Learning Goals

The Biology Department has defined the learning goals for Biology majors to include both the acquisition of facts and concepts (met by the present course requirements) and the acquisition of skills and perspectives. These learning goals should not only prepare our students for a variety of career paths, but also provide them with the tools to be life-long learners in the rapidly evolving world of biological sciences. Below is an outline of the skills and perspectives we believe are desirable for students graduating with a degree in Biology.

I. Skills

  1. Ability to observe and describe nature accurately
  2. Ability to construct logical arguments in biology
    1. Generate and state testable hypotheses
    2. Develop and elaborate models
  3. Ability to critique logical arguments in biology
    1. Design experiments to test hypotheses
    2. Recognize possible outcomes and assess the probability of occurrences
    3. Collect, organize, and analyze relevant data
    4. Draw conclusions and evaluate their relative quality
  4. Ability to communicate ideas and arguments effectively both orally and in writing
  5. Ability to work effectively in a team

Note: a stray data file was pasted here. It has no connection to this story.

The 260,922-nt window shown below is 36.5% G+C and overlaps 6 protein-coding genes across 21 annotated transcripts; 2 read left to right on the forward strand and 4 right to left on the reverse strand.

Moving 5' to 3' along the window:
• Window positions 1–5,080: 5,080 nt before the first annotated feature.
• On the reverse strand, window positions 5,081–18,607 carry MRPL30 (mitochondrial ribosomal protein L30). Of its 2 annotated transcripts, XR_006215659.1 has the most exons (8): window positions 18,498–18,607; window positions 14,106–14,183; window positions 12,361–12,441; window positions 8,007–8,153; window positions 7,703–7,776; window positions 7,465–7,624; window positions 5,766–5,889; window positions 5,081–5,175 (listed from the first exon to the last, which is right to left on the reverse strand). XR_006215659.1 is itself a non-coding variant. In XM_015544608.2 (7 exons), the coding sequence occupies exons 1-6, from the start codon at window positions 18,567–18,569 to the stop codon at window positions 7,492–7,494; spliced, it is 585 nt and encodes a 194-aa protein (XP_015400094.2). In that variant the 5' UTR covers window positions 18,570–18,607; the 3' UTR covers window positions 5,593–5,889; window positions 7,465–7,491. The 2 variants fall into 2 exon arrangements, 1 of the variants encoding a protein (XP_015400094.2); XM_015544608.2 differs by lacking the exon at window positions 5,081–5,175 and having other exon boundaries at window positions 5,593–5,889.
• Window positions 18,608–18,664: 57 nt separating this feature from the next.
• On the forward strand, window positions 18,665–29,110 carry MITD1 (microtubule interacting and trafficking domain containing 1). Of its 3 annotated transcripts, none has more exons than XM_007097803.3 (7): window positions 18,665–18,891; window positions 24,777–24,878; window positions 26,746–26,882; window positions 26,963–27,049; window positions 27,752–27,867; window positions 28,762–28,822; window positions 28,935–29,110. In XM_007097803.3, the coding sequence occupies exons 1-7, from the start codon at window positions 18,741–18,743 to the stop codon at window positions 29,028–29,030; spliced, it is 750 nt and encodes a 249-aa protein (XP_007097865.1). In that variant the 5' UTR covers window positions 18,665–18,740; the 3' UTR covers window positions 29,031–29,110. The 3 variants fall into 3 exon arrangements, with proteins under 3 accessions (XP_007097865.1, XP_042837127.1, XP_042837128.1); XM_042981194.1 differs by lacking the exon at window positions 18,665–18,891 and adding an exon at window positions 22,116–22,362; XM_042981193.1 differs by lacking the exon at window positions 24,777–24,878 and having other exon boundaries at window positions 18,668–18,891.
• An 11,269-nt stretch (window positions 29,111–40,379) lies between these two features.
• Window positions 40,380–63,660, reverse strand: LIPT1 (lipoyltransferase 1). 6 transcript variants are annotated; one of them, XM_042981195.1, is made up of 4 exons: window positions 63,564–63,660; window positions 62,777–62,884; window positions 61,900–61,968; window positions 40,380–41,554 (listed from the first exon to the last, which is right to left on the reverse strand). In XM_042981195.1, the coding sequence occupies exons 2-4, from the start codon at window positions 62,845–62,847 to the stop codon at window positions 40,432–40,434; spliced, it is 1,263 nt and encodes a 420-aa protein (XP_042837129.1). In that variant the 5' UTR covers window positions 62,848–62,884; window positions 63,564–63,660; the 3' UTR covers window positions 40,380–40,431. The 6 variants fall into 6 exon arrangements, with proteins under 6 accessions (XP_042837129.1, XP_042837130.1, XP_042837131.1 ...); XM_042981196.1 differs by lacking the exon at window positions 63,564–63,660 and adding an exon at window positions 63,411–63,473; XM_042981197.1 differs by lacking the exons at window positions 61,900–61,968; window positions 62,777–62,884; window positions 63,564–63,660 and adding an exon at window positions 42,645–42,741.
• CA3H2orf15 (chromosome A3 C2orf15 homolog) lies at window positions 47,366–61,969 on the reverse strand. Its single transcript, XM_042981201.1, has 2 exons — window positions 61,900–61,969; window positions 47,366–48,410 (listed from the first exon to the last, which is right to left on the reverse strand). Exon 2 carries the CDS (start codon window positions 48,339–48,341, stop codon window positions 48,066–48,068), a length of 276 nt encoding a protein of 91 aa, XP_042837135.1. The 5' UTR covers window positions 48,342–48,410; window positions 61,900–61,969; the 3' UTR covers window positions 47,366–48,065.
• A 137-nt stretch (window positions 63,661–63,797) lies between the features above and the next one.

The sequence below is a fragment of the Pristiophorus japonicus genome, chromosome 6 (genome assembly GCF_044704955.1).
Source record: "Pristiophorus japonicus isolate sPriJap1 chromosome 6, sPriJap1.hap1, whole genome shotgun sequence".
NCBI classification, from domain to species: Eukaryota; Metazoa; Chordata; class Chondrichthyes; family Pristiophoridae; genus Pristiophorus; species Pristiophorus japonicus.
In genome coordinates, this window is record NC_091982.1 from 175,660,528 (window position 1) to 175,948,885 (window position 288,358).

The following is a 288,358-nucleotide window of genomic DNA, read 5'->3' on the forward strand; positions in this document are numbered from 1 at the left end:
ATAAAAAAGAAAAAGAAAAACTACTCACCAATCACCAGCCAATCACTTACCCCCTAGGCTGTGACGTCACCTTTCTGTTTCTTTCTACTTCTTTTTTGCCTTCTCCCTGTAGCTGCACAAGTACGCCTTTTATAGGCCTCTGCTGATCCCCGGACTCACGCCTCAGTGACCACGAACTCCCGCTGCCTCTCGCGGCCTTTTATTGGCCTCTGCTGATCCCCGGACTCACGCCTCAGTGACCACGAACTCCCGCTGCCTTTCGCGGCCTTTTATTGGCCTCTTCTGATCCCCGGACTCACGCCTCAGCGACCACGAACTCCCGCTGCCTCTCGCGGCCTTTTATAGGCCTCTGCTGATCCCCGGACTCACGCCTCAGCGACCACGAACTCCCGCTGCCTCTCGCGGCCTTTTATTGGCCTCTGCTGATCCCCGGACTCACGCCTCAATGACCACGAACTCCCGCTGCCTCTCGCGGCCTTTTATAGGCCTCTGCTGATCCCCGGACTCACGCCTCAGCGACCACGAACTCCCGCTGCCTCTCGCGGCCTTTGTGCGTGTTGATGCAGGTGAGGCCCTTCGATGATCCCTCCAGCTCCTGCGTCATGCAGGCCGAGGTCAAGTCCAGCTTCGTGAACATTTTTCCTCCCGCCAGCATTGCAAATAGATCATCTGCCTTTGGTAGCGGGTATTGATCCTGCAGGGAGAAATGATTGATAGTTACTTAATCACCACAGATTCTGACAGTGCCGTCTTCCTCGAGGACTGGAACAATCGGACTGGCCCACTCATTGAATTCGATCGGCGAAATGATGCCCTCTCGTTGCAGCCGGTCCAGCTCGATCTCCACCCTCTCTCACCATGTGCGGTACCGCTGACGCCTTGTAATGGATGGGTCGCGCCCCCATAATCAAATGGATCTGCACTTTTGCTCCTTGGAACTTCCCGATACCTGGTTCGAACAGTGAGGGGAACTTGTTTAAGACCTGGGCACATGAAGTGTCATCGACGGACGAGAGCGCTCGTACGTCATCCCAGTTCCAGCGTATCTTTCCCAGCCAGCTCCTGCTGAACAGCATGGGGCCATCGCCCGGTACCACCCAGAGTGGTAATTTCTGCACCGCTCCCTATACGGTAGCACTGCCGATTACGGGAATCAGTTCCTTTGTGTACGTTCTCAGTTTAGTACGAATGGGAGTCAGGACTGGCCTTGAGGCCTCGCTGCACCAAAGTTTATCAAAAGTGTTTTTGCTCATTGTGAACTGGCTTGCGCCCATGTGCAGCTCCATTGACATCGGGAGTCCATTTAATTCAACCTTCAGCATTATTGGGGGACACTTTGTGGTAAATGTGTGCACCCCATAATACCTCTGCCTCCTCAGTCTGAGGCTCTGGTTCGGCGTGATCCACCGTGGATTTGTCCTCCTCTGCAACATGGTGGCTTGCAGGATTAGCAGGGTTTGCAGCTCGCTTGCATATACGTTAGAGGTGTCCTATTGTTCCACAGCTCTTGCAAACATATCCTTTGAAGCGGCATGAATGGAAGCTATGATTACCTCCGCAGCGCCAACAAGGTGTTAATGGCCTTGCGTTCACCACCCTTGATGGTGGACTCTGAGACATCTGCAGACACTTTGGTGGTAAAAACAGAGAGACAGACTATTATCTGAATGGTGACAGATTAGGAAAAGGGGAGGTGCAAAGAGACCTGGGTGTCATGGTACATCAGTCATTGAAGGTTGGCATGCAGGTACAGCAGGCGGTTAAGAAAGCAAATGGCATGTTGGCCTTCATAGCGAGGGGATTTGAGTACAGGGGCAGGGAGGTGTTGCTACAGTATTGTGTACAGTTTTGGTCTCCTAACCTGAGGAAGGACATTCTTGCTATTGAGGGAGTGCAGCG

6. Ability to apply problem-solving to learning
    1. Develop strategies for identifying deficits in knowledge
    2. Acquire information gathering and study skills
    3. Self-assess progress in learning
  7. Ability to apply quantitative reasoning to biological questions
    1. Construct and interpret graphs and plots
    2. Analyze data using statistical methods

II. Perspectives

  1. Appreciation that learning changes "how one thinks" as well as "what one knows"
  2. Appreciation for self-motivated, curiosity-driven learning
  3. Ability to approach novel problems with flexibility, creativity, and confidence
  4. Appreciation for the interconnectedness of knowledge
  5. Appreciation that the pursuit of science can be exciting and fulfilling
  6. Confidence in oneself as a College-Trained Biologist
  7. Appreciation for the diversity of living things and the diversity of approaches used to study them
  8. Appreciation for the impact of biological science on the environment and society